Here is one of his more inspired exchanges, from when the AV Club's Taste Test feature asked ZODIAC to provide commentary about some really spicy chips:

The boards aren't solely for ironic nonsense, the majority of posters on the AV Club know their shit, and aren't too modest to let everyone know about it.

Thursday, December 18, 2008

2008: The Crappening (updated again on 12/28 I keep remembering things I forgot to add)

I spent a good amount of this year catching up on some of 2006 and 2007's albums that I didn't grab the first time around. 2006, in particular, was an awesome year for music. I finally listened to "The Crane Wife" by The Decemberists, "The Loon" by Tapes n Tapes and "Boys and Girls in America" by the Hold Steady. I also bought "Boxer" by the National, one of '07s best records.

Though it can't compete with the last two years, music fared better than film in 2008, and did do an OK job fulfilling its most useful purpose — distracting me from everything happening outside my front door. Some of my favorite bands released overhyped and underwhelming records (My Morning Jacket, Black Keys, Beck, Kings of Leon) but the year stayed afloat thanks to a handful of promising debuts. In fact, 2008 churned out the best crop of indie freshman in recent memory. Haunting folk by Fleet Foxes and Bon Iver hung like a thick fog, slowing down my daily chores with heavy reverb and timeless harmonies.

Vampire Weekend succeeded in reinventing the wheel, making ska and African rhythms sound fresh 25 years after art-damaged kids and popsters alike turned the same trick.

And, with the year's best singles, MGMT brought danceable Psychedelic glam-rock into dorm rooms everywhere.

Favorite albums:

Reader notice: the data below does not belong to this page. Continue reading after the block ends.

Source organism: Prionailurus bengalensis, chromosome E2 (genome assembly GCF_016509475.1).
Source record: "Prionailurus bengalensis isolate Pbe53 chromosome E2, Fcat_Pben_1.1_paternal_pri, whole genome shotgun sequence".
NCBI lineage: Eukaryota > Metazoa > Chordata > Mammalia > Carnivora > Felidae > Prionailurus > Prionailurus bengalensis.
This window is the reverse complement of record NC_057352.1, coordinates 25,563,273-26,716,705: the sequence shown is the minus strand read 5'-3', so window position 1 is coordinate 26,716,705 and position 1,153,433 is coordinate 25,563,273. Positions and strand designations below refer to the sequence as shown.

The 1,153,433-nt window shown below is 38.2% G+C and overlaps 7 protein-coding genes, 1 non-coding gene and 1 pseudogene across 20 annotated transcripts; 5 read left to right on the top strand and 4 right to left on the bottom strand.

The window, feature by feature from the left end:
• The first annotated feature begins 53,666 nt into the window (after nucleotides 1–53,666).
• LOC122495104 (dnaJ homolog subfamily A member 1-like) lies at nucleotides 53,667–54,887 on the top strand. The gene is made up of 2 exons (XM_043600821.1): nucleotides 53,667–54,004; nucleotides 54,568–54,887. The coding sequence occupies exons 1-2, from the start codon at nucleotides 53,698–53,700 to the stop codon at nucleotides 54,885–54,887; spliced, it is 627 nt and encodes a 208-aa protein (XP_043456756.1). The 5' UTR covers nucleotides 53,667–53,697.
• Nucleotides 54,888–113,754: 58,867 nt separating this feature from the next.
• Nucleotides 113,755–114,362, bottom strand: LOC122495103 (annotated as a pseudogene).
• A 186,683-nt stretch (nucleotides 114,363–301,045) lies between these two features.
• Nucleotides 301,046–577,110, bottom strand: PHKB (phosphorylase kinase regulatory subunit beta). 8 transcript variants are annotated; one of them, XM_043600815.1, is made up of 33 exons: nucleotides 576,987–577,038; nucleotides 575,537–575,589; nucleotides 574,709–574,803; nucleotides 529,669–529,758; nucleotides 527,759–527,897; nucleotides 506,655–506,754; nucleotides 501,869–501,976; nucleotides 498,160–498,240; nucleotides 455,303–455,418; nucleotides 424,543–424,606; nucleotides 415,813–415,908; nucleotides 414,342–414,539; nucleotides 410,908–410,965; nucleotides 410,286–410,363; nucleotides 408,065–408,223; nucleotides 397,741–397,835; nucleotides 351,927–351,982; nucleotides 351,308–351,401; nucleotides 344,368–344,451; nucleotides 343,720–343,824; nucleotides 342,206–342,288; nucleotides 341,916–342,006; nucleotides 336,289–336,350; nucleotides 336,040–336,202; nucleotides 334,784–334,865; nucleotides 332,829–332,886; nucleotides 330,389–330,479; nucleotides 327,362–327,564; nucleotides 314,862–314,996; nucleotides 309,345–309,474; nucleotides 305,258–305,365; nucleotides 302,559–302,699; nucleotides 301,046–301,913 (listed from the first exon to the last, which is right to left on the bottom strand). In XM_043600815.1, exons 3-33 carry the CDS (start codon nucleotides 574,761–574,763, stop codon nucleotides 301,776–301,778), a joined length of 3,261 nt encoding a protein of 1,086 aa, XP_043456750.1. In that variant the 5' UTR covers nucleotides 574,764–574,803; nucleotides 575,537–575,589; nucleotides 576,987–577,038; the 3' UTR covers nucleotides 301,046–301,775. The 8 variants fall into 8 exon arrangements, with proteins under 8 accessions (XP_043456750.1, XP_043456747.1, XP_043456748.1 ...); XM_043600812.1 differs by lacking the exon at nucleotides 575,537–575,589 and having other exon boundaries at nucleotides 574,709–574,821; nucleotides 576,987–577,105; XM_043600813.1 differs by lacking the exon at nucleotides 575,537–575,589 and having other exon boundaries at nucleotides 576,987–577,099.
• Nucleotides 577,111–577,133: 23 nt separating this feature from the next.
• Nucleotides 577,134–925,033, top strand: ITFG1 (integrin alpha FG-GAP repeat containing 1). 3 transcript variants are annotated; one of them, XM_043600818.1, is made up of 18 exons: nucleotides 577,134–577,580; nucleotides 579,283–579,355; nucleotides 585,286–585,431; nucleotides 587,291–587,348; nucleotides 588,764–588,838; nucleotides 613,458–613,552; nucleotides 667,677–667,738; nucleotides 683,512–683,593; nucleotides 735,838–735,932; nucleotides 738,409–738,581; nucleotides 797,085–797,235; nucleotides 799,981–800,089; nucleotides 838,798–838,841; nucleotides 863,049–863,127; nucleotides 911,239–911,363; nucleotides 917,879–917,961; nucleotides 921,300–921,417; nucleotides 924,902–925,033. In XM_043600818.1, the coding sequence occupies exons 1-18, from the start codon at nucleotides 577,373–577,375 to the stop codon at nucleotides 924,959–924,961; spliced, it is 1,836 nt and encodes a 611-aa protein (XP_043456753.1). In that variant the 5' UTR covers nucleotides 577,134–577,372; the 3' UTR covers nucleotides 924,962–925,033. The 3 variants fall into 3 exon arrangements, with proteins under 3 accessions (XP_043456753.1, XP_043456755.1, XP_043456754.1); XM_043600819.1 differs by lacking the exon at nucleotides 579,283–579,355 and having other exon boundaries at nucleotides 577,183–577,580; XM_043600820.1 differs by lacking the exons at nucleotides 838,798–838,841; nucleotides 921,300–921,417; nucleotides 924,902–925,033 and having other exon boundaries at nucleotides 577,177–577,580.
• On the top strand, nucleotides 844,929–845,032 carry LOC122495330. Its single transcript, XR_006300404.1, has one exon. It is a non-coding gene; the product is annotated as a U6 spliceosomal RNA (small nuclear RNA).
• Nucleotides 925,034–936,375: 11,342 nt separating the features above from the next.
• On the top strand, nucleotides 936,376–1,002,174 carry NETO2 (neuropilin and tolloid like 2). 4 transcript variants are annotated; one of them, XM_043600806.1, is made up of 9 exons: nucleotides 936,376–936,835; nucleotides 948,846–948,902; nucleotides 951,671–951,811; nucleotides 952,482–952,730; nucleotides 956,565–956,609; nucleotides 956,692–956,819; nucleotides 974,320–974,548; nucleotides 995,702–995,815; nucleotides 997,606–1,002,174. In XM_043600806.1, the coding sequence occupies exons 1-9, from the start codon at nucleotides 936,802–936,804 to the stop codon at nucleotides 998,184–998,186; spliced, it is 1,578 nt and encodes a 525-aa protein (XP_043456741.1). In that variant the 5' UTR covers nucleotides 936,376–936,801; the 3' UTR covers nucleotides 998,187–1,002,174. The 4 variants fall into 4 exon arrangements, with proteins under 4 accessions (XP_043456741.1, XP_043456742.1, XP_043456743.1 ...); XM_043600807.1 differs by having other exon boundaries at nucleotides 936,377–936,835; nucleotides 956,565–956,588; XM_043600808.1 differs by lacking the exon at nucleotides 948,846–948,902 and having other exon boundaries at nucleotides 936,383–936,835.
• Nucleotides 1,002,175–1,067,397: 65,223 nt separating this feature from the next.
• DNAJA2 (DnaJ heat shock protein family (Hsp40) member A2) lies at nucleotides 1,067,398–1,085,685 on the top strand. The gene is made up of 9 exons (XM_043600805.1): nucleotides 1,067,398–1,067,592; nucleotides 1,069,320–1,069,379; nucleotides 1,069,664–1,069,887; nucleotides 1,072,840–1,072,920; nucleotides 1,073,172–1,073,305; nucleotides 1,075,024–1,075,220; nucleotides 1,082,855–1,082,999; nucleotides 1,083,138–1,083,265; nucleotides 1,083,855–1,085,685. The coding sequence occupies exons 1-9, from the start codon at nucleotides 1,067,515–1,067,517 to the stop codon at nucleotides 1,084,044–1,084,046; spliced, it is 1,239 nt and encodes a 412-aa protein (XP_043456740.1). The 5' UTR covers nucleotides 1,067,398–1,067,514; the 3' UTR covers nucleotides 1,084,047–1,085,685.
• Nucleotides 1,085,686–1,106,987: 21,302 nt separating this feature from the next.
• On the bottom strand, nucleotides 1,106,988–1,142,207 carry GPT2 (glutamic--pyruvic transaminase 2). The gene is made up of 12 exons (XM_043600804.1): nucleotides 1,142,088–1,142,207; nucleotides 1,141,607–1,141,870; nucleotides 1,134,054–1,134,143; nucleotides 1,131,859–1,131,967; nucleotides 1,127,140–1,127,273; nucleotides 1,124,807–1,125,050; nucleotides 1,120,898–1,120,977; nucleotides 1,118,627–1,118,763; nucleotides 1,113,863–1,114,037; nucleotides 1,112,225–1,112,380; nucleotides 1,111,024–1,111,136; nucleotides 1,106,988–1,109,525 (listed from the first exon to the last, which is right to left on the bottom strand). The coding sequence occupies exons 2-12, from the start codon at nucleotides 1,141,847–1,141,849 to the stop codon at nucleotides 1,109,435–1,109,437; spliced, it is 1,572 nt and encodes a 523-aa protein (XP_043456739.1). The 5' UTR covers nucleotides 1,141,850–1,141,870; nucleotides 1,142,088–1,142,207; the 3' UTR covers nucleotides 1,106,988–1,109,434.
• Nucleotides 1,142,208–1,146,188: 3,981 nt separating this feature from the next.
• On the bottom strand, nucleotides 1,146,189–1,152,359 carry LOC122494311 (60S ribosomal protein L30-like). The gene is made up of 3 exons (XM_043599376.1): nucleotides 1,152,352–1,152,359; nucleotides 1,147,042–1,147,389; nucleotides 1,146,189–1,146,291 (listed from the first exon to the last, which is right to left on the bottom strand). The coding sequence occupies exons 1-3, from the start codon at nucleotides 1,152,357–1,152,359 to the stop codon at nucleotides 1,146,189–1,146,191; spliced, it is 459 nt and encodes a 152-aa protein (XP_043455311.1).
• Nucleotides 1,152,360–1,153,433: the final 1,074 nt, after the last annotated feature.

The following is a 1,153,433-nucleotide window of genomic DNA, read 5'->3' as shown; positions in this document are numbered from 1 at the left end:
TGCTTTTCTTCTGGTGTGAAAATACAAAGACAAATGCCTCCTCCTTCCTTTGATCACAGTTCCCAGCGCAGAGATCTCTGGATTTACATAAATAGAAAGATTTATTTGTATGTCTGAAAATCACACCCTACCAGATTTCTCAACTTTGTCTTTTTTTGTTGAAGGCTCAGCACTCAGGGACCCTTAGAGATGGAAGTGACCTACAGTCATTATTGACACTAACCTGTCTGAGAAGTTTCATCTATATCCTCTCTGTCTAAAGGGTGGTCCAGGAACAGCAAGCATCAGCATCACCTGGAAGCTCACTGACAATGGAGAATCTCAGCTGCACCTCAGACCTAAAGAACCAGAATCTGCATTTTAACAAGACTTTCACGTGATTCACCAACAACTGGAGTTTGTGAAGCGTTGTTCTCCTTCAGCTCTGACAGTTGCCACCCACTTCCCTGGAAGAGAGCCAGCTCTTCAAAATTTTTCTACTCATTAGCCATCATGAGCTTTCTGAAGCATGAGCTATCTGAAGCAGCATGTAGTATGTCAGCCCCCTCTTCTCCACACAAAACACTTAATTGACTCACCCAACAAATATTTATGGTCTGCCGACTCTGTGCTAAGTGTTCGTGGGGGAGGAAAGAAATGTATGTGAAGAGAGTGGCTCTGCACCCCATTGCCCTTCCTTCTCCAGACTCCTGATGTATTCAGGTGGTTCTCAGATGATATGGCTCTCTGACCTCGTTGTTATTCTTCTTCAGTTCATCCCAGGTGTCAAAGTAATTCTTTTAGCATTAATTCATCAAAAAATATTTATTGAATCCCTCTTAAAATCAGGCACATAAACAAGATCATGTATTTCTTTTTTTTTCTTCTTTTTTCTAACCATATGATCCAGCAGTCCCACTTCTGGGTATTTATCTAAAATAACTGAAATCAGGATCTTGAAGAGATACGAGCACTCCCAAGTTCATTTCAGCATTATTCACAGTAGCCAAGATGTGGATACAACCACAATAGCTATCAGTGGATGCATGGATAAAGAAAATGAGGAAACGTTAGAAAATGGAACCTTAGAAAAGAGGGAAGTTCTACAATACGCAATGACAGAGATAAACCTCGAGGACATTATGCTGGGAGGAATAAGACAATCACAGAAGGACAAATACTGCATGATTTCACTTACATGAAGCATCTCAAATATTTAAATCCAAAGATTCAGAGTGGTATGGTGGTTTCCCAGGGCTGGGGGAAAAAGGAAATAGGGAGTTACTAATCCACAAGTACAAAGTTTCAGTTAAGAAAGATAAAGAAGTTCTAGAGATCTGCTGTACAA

1. Fleet Foxes - Fleet Foxes
Youtube video is the track "White Winter Hymnal"

2. Vampire Weekend - Vampire Weekend
Youtube track is "Cape Cod Kwasa Kwasa"

3. Bon Iver - For Emma, forever ago
Youtube video is "Skinny Love"

4. The Walkmen - You and Me
Youtube video is "In the New Year"

5. Girl Talk - Feed the Animals
Video is "Play Your part (Pt. 1)"

6. MGMT - Oracular Spectacular
Video is "Time to Pretend"
7. Dr. Dog - Fate
Video is "The Breeze"

8. Deerhunter - Microcastle
Video is "Agoraphobia"

9. Blitzen Trapper - Furr
Video is "Furr"

10. The Raconteurs - Consolers of the Lonely
"Solute Your Solution"

11. Black Keys - Attack and Release
"I Got Mine"

12. Ponytail - Ice Cream Spiritual
"Beg Waves"

13. Hold Steady - Stay Positive
"Sequestered in Memphis"

14. TV on the Radio - Dear Science
"Dancing Choose"

15. Black Mountain - In the Future

Biggest Disappointment:
My Morning Jacket - Evil Urges

Moderate Disappointments:
Beck - Modern Guilt
Gnarls Barkley - The Odd Couple
Kings of Leon - Only By the Night
Kanye West - 808s and Heartbreak
Lil' Wayne - Tha Carter III
Cold War Kids - Loyalty to Loyalty

Albums yet to be fully digested that could possibly make the list:
Okkervil River - The Stand Ins
Portishead - Third
WHY? - Alopecia
Spiritualized - Songs in A and E